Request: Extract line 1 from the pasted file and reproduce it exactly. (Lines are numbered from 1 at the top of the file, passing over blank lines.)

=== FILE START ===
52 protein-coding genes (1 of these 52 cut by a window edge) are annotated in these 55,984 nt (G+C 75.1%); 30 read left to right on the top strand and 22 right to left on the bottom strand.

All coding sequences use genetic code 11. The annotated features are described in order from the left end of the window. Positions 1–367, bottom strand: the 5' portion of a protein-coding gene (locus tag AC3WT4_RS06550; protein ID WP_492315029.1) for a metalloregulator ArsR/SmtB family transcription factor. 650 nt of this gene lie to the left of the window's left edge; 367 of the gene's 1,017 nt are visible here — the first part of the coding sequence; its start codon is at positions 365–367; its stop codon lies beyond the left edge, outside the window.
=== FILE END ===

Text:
52 protein-coding genes (1 of these 52 cut by a window edge) are annotated in these 55,984 nt (G+C 75.1%); 30 read left to right on the top strand and 22 right to left on the bottom strand.